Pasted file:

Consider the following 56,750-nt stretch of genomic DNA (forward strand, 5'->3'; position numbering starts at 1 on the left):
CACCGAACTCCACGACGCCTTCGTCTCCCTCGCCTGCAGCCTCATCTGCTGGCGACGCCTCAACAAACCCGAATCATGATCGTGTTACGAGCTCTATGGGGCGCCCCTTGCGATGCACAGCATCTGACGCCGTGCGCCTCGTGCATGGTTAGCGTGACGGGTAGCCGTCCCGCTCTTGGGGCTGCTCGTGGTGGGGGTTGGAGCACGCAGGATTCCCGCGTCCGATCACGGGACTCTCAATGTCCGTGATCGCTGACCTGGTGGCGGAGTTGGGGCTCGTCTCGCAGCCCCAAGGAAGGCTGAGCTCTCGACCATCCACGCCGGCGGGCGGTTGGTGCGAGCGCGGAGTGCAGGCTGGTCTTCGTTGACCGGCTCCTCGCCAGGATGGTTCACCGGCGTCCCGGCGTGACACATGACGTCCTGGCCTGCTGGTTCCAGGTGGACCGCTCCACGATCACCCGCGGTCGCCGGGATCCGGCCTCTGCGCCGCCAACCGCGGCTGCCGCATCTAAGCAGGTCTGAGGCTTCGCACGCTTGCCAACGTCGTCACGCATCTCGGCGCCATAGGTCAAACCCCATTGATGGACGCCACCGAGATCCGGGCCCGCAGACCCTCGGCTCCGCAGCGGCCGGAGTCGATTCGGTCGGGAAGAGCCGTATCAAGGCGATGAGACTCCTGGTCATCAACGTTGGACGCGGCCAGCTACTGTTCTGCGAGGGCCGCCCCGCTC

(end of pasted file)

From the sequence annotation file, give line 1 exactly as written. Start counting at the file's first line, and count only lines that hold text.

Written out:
Consider the following 56,750-nt stretch of genomic DNA (forward strand, 5'->3'; position numbering starts at 1 on the left):